Stanley N. Shikuma

Stanley N Shikuma is a writer, taiko (Japanese drum) artist, and community activist. He performs with Seattle Kokon Taiko and directs Kaze Daiko (a taiko youth group), and has also been a performer, composer, and percussionist on new opera, silent film scores, Butoh dance, and puppet theatre. As a social activist, Stan writes and lectures on Civil Rights, Japanese American history, and Taiko. Affiliations include work with the Tule Lake Pilgrimage, Japanese American Citizens League (JACL), Seattle Nisei Veterans Committee & NVC Foundation, Asian Pacific American Labor Alliance (APALA), Regional Taiko Groups-Seattle, and Taiko Community Alliance.

Updated June 2019

identity en

Sansei: On Being Japanese American in a Time of Crisis

[In April 2017 I was asked to speak on what my Japanese American identity means to me, and how that informs my values of social justice, particularly in relation to my being “third generation ” (Sansei). This was shortly after the second attempt at a Muslim Ban was blocked by the courts but before the third attempt was upheld. It was also a year prior to the “zero tolerance” policy adopted by the Justice Department that precipitated the crisis of family separation, mass imprisonment of children, and denial of lawful asylum claims at the southern border. Sadly, my upd...

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culture en

Speaking Up! Democracy, Justice, Dignity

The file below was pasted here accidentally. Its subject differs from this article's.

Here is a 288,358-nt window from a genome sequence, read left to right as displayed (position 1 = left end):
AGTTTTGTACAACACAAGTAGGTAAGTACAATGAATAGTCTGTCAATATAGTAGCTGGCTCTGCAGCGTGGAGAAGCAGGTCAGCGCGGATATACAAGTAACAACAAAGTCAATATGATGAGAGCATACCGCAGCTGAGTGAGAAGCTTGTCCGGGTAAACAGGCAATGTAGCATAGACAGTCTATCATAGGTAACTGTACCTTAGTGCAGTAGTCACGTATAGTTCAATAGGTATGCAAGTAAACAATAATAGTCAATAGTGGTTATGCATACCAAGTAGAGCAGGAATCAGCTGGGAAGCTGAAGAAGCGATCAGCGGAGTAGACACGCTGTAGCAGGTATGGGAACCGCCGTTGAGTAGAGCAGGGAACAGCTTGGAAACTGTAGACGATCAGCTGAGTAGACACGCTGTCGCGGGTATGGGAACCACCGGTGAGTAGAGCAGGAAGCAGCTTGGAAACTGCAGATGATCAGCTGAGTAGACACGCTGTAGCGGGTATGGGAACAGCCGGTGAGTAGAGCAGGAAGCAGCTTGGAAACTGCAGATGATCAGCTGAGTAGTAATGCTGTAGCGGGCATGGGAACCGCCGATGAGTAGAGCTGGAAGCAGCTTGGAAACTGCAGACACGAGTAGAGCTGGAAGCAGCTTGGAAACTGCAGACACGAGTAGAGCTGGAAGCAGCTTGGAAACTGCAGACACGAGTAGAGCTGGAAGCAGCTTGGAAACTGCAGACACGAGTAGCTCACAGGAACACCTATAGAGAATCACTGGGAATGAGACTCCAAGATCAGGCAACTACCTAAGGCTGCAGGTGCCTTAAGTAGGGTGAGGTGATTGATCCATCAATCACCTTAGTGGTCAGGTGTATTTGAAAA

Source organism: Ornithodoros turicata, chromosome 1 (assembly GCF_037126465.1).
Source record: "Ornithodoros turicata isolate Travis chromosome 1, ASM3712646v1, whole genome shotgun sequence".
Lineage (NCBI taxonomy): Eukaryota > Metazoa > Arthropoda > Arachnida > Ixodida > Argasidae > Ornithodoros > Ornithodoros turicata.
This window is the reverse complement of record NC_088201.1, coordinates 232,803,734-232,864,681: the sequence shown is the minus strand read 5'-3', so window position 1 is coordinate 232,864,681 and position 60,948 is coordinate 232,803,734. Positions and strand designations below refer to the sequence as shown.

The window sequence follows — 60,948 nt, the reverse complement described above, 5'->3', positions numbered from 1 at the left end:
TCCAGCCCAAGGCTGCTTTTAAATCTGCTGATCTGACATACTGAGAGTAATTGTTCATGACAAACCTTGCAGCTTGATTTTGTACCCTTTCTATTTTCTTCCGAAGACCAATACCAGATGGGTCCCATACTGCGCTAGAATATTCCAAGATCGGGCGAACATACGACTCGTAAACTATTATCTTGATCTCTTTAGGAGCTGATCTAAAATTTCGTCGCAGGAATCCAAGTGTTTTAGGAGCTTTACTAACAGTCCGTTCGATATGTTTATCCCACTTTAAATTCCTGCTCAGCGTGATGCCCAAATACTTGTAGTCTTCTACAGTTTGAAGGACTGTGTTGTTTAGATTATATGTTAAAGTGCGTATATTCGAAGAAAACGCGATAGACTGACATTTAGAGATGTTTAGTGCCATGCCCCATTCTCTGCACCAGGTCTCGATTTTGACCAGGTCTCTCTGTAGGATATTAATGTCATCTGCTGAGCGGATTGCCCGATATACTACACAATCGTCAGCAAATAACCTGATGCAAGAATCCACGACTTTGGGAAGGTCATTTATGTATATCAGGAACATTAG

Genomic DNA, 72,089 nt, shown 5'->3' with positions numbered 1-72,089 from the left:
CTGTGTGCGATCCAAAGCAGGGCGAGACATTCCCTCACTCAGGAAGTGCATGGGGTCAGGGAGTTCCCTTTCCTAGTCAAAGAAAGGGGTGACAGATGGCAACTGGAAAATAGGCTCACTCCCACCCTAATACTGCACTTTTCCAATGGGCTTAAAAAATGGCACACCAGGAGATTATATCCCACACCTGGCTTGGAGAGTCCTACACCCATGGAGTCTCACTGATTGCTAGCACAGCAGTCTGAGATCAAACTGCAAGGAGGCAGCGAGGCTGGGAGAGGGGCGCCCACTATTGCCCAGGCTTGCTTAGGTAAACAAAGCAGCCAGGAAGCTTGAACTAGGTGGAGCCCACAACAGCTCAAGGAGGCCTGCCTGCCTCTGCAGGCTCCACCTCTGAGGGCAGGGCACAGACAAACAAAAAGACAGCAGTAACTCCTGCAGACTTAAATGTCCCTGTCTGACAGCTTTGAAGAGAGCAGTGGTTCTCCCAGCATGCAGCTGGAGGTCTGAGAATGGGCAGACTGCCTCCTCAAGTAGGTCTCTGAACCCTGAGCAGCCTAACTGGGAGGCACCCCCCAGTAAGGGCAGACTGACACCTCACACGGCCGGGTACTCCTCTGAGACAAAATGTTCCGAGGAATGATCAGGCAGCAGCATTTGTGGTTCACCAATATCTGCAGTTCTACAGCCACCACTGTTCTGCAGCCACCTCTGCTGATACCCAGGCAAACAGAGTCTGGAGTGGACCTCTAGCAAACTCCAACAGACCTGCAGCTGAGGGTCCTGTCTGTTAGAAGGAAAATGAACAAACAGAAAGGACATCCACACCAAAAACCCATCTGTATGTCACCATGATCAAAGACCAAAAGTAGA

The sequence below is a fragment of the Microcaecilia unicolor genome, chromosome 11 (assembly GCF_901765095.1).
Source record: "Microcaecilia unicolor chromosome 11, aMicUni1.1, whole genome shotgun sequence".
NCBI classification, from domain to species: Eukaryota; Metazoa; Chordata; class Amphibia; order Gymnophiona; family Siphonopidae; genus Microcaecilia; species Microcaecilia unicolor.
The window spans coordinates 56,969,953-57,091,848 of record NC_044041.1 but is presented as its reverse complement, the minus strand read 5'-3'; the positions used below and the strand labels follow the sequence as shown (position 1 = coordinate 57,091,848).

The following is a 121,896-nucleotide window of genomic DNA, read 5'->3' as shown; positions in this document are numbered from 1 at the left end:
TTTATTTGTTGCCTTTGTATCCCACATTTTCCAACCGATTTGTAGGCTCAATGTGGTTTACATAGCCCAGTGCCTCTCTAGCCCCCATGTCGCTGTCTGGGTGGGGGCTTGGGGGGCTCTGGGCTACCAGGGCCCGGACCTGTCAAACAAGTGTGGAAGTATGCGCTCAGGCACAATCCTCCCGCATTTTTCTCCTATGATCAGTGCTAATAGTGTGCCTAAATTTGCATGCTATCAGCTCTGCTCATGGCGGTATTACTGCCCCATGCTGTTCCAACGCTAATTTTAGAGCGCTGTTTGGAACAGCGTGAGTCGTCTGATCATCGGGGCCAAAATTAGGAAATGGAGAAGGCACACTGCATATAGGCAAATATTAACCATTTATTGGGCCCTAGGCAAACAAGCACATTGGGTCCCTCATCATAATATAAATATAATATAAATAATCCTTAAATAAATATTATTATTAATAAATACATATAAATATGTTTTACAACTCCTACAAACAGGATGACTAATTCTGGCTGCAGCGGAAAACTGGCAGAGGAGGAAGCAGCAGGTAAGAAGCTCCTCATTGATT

Taiko as Folklore

Since ancient times, taiko has played an important role in the folklore of Japan. Taiko appear in many Japanese myths and legends, and it is the principal instrument for the folk music of that island nation. In recent times, taiko has taken root in North America, largely among the third and fourth generation descendants of Japanese immigrants (Sansei and Yonsei). Can folklore survive and is it still useful to modern day Americans? Is taiko being used to develop or create a modern folklore here in America? Folklore can be viewed as the accumulated wisdom, values, customs, and beliefs o...

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war en

Tule Lake Segregation Center: Misperceptions and Misnomers Surrounding Resistance to JA Incarceration - Part 2

Read Part 1 >>3. Internee or Incarceree: Say What You Mean In the 1960s and 1970s, an attempt was made to move away from the government’s WWII era euphemisms of “evacuation” and “relocation”, which resulted in widespread use of the terms “internment” and “internment camp” in their place. Most people at that time were not aware of the Department of Justice camps and the specific legal definition of internment and internee. Current scholarship on the topic shows the widespread use of “internment” and “internee&rdquo...

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war en

Tule Lake Segregation Center: Misperceptions and Misnomers Surrounding Resistance to JA Incarceration - Part 1

Words can reveal truth or hide it. It is one thing when a poet employs unusual and imaginative phrases for artistic effect but quite another when the government uses euphemisms—the President, Congress, the courts, the army, the police—for it is certain that they do so to hide intent, deceive people, distort reality, and avoid responsibility. If the media passively accept these verbal distortions (or act to amplify them) public accountability becomes virtually impossible. And if corporate interests benefit from the lies, a profit motive will push them forward as well. We should ...

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